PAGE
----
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No More Meltdowns : Positive Strategies for Dealing with and Preventing Out-of-Control Behavior,9781932565621

No More Meltdowns : Positive Strategies for Dealing with and Preventing Out-of-Control Behavior

by
ISBN13:

9781932565621

ISBN10:
1932565620
Media:
Paperback
Pub. Date:
4/1/2008
Publisher(s):
Ingram Pub Services
List Price: $14.95

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Questions About This Book?

What version or edition is this?
This is the edition with a publication date of 4/1/2008.
What is included with this book?
  • The New copy of this book will include any supplemental materials advertised. Please check the title of the book to determine if it should include any CDs, lab manuals, study guides, etc.

Summary

It could happen at the grocery store. At a restaurant. At school. At home. Meltdowns are stressful for both child and adult, but Dr. Baker can help! Author of the award-winning Social Skills Picture Book series, Dr. Jed Baker offers parents and teachers strategies for preventing and managing meltdowns. His 20+ years of experience working with children on the autism spectrum, combined with his personal experiences raising his own children, have yielded time-tested strategies, and results! Dr. Baker offers an easy-to-follow, 4-step model that will improve your everyday relationships with the children in your life: 1) Managing your own emotions by adjusting your expectations, 2) Learning strategies to calm a meltdown in the moment, 3) Understanding why a meltdown occurs, and 4) Creating plans to prevent future meltdowns.

Author Biography

Dr. Jed Baker is a behavioral consultant for several New Jersey school districts where, nearly two decades ago, he organized a group to help children with social communication problems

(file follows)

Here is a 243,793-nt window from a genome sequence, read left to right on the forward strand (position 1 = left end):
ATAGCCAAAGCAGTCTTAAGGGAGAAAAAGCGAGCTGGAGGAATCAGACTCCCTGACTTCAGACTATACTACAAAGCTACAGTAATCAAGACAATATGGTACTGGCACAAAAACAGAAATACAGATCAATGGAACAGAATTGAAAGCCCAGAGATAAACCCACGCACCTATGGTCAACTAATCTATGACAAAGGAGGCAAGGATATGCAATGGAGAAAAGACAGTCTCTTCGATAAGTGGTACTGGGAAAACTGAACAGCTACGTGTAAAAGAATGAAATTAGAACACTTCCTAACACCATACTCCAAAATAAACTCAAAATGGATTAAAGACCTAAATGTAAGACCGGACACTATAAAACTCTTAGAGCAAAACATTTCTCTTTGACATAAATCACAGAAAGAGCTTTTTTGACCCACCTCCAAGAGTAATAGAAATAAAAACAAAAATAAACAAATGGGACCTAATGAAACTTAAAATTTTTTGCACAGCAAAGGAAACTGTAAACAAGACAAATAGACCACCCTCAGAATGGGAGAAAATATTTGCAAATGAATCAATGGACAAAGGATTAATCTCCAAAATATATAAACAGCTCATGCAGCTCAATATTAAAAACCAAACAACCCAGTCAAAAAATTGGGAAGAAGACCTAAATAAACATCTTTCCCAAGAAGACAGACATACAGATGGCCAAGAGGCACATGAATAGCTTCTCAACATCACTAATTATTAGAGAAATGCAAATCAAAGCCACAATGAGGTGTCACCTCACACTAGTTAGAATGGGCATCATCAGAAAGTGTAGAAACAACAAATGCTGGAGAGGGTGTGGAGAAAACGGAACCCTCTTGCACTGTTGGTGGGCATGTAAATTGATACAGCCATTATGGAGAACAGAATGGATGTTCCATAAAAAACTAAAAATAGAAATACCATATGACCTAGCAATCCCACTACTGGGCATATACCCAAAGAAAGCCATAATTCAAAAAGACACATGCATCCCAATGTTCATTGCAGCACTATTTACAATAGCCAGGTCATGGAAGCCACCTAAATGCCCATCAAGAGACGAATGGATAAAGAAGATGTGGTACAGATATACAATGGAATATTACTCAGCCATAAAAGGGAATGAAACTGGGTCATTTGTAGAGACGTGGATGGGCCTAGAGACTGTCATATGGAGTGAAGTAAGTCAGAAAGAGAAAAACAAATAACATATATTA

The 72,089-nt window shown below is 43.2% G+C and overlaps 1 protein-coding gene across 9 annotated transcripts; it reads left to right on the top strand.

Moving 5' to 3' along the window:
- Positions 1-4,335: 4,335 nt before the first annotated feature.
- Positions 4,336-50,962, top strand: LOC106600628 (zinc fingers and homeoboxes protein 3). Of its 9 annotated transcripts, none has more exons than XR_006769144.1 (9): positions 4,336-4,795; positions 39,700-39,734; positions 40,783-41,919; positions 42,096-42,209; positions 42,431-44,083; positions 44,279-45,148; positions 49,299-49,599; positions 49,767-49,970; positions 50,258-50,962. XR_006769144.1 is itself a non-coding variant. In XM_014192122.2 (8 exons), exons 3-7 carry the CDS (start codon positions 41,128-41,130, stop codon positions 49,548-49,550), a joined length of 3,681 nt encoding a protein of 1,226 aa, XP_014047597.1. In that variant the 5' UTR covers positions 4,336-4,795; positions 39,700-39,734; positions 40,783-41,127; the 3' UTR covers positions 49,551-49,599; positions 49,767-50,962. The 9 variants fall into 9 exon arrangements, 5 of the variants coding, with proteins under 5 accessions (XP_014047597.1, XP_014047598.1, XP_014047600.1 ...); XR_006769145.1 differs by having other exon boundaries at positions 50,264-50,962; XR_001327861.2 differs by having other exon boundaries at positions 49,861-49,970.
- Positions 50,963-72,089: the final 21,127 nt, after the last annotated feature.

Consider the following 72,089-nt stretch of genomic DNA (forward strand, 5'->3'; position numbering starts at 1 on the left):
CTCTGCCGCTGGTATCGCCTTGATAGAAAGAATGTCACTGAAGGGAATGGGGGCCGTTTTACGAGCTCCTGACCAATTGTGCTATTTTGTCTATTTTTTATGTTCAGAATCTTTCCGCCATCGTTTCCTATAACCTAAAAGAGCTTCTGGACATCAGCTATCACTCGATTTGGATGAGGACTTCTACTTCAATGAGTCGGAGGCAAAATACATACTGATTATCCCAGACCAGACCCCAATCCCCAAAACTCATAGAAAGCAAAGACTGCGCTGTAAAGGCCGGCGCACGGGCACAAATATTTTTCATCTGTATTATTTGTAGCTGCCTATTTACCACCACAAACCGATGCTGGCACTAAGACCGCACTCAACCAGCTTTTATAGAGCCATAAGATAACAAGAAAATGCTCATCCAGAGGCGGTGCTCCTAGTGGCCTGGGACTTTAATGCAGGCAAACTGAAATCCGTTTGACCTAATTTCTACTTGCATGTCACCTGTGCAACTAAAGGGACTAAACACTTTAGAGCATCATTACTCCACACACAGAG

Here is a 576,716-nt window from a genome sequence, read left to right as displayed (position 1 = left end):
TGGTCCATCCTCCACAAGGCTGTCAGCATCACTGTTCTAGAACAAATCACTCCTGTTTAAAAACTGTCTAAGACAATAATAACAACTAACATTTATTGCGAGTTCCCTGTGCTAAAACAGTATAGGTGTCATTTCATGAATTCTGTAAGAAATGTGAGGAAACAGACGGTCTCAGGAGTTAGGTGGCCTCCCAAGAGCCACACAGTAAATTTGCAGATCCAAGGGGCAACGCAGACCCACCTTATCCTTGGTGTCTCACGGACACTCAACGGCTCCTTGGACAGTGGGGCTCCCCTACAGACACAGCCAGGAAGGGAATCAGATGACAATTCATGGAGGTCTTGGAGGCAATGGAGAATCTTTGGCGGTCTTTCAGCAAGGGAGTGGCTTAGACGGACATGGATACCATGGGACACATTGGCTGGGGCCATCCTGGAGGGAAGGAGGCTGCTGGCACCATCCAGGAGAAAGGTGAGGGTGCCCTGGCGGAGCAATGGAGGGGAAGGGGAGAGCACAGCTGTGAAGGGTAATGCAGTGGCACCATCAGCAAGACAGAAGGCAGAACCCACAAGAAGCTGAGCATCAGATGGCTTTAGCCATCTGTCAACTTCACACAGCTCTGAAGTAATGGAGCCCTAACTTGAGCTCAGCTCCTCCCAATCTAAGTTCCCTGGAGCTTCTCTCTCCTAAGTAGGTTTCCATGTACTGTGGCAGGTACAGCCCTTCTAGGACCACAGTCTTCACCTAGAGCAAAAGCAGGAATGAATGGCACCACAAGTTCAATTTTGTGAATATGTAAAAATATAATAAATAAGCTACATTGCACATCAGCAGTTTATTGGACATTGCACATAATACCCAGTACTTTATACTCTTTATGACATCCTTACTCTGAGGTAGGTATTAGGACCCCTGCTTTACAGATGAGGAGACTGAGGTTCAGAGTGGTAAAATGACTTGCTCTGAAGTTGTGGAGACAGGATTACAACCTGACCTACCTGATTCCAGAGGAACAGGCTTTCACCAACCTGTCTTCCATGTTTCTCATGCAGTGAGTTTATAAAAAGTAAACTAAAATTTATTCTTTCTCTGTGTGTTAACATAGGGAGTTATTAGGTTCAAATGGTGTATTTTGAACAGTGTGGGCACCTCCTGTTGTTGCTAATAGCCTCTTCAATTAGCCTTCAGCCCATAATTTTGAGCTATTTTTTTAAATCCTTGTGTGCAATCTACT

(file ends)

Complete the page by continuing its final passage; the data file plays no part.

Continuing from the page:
Table of Contents

Forewordp. ix
Introductionp. xiii
The Problem
Meltdowns: When rewards and punishments are not enoughp. 3
What is a meltdown?
The usual parenting advice: start with rules and consequences
The limits of discipline: when rewards and punishments no longer work
But aren't meltdowns just manipulative behavior?
Can we really expect no more meltdowns?
An overview of the four-step model for reducing meltdowns
What are meltdowns made of?p. 13
Fight, flight or freeze response
Temperament
Difficulties with abstract thinking and perspective taking
Inflexibility
An explosive combination
The Solution
Accepting and appreciating our childrenp. 23
Controlling our own frustration
Building competence
Avoiding learned helplessness
The 80/20 rule
Anticipating frustration as part of learning
When to avoid power struggles
De-escalating a meltdownp. 35
How to de-escalate a meltdown
Distractions
When too much distraction can make things worse
Helping children find their own distractions and calming strategies
Steps for creating self-calming strategies
Understanding why repeat problems occurp. 47
Understanding the triggers
The ABCs of behavior: Antecedent, Behavior, Consequence
Getting the ABCs: Interviews and observations
Seeing the pattern
Creating a prevention planp. 57
The components of a good prevention plan
A prevention plan for Kevin
The four types of meltdown situations
Plans for the Four Types of Meltdown Situations
Demandsp. 69
Do your schoolwork
Try it, it's delicious
Hurry up, the bus is coming
Clean up
Let's go to the party
Waitingp. 93
Just wait
You can't always get what you want
Okay, time to stop playing
Threats to self-imagep. 109
Winning isn't everything
It's okay to make mistakes
But names will never hurt you
Unmet wishes for attentionp. 125
I can't play with you now
Don't be jealous
Time to go to bed
Closing thoughts: Finding your own wayp. 145
Prevention plan form
Referencesp. 149
Table of Contents provided by Ingram. All Rights Reserved.


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